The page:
Breaking News
More () »

Jefferson County Health Department's new guidance allows students to stay in school despite contact with positive COVID case in class

The Jefferson County Health Department will host a Facebook Live on Thursday at 6:30 p.m. to discuss the guidance and answer questions

JEFFERSON COUNTY, Mo. — New guidelines will allow students in Jefferson County schools who are exposed to positive COVID-19 cases in the classroom to avoid at-home quarantine if masks are worn and other measures are in place.

Everyone must wear masks in the classroom during the full 14-day quarantine period, according to the guidelines the county released Thursday. 

Schools must also meet a certain threshold to be eligible to implement the guidelines. School buildings with less than 4% of their population who are currently positive for the coronavirus, including students, teachers and staff, would be eligible.

School buildings with a population of 4% or higher with positive COVID-19 cases are not eligible and will need to implement an at-home quarantine.

The county is in the process of collecting data to determine the percentage of positive COVID-19 cases within each school. 

The modified quarantine guidelines are an option for schools, students and parents; they are not required to implement them.

“The most important thing is to try to keep our students and teachers safely in the classroom for physical and mental health, but we also recognize that delta variant is vastly different than the original strain of COVID-19,” Jefferson County Public Health Preparedness Supervisor Jeana Vidacak said in a press release.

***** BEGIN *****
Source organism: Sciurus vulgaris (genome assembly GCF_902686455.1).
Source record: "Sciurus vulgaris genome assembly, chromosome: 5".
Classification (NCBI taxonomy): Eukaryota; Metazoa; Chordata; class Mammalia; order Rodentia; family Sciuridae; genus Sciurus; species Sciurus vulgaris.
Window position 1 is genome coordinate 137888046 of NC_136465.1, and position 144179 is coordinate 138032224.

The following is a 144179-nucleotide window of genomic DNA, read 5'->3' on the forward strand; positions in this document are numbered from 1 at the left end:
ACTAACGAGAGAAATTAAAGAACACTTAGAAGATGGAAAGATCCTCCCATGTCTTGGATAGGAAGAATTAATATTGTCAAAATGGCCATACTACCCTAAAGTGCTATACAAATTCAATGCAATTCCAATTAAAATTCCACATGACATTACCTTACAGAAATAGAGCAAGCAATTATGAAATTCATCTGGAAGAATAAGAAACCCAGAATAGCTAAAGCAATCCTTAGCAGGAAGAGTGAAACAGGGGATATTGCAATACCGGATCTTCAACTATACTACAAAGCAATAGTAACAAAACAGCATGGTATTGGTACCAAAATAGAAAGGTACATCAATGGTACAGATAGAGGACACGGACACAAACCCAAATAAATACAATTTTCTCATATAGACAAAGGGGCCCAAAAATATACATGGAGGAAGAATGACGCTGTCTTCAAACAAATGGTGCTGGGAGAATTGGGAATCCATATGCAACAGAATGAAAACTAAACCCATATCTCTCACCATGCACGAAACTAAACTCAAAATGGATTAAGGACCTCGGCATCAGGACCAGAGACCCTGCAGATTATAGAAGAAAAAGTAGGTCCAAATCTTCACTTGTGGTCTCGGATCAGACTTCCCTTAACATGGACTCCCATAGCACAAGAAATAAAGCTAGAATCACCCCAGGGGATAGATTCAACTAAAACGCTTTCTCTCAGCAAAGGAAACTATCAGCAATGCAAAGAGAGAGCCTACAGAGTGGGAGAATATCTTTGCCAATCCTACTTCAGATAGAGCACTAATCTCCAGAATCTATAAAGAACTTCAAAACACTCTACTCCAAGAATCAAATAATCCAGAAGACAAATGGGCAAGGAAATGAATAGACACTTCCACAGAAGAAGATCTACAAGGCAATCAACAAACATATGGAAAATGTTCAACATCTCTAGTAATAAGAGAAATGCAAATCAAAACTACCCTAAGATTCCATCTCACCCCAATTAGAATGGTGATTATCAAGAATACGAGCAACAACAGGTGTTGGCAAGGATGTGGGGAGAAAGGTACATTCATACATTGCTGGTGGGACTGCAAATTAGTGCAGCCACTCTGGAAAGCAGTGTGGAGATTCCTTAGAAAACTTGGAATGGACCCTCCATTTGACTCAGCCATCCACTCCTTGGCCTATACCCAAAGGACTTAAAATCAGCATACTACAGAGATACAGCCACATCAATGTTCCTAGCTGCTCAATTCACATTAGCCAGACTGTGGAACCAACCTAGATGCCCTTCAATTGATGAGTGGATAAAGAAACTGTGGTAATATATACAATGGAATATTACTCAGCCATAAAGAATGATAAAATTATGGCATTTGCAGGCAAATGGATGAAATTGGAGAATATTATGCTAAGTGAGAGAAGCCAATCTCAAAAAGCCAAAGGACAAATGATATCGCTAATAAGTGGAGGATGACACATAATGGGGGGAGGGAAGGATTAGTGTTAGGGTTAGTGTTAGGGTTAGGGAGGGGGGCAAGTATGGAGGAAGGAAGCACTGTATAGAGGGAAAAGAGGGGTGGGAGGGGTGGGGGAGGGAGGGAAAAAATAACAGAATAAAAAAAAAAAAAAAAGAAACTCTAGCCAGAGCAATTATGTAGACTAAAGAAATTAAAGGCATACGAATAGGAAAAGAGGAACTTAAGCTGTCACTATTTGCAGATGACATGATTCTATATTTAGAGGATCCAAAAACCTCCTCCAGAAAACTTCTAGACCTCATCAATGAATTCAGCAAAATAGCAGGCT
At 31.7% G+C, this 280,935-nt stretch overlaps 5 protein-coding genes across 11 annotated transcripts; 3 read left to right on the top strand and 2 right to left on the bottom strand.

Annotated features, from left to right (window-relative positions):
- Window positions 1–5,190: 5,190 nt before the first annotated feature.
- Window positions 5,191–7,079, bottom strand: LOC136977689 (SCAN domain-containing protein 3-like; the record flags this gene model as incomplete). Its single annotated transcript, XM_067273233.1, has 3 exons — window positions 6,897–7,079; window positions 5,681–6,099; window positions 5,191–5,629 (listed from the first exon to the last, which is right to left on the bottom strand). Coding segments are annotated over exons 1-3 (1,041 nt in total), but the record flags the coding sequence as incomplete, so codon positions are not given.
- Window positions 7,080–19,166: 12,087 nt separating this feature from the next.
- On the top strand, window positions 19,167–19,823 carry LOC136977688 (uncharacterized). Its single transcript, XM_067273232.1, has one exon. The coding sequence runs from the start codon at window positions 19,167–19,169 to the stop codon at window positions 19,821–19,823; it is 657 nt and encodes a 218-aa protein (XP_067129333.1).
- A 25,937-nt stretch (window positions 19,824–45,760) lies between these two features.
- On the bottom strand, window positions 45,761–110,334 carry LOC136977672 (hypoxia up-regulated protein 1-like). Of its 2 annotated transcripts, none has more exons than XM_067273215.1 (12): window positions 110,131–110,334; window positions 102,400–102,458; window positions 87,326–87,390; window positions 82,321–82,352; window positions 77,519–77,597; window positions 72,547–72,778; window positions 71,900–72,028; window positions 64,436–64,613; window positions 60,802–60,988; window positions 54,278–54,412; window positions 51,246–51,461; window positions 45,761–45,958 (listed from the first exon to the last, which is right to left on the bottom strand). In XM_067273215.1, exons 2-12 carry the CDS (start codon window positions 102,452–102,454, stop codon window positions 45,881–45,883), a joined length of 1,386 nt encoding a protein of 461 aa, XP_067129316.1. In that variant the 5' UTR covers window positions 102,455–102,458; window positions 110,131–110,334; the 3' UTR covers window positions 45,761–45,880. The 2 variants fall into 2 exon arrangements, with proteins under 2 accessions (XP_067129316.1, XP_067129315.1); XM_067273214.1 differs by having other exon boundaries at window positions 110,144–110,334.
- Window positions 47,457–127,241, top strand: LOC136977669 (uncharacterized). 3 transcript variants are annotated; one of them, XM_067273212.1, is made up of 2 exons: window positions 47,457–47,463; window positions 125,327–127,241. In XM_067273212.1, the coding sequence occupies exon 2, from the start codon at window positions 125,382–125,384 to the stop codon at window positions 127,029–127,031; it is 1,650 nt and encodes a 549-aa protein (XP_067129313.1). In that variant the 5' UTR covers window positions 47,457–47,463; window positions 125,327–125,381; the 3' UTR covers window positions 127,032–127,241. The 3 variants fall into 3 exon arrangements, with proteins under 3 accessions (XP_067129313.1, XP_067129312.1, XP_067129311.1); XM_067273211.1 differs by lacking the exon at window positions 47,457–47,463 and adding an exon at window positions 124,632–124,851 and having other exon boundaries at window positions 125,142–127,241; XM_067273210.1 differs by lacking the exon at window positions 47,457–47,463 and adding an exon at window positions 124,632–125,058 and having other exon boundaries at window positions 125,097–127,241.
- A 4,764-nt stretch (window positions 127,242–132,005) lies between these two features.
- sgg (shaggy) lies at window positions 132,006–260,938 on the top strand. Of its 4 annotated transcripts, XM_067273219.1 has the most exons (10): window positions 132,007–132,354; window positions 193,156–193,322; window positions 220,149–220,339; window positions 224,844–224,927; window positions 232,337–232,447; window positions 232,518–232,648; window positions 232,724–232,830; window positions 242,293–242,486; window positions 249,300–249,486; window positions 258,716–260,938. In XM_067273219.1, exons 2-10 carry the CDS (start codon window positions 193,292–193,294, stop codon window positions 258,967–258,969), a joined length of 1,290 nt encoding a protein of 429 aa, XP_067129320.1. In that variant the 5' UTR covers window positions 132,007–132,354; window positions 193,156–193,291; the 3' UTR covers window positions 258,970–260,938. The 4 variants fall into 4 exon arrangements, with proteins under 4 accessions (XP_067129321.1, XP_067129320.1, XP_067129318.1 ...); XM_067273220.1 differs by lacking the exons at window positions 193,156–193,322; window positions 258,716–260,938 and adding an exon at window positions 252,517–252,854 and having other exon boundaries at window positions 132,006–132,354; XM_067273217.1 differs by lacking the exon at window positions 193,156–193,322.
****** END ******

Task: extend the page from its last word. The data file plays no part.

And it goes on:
The county made the determination based on data that shows transmission is relatively low in school settings compared to home settings. Data from 12 Jefferson County schools collected during the 2020-21 school year shows that those who came in contact with someone at home (parent, sibling, caregiver) resulted in a positive case 3% to 24% of the time. By comparison, those who came in contact with a positive case at school resulted in a positive case 1% to 3% of the time.

“As we start the new year, it is a delicate balance of meeting children’s educational, emotional, and health needs,” Hillsboro School District Superintendent, Dr. Jon Isaacson said in the release. “We collectively feel it is vital to keep our kids safely in school after a year when so many days were missed due to contact-related quarantine.”

The modified quarantine guidelines will not apply to extracurricular activities. 

And in-home quarantine requirements will apply if the exposure occurs outside of the school environment.

The Jefferson County Health Department will host a Facebook Live on Thursday, Sept. 2 at 6:30 p.m. to discuss the guidance and answer questions.

Read the county's full guidance below:

Paid Advertisement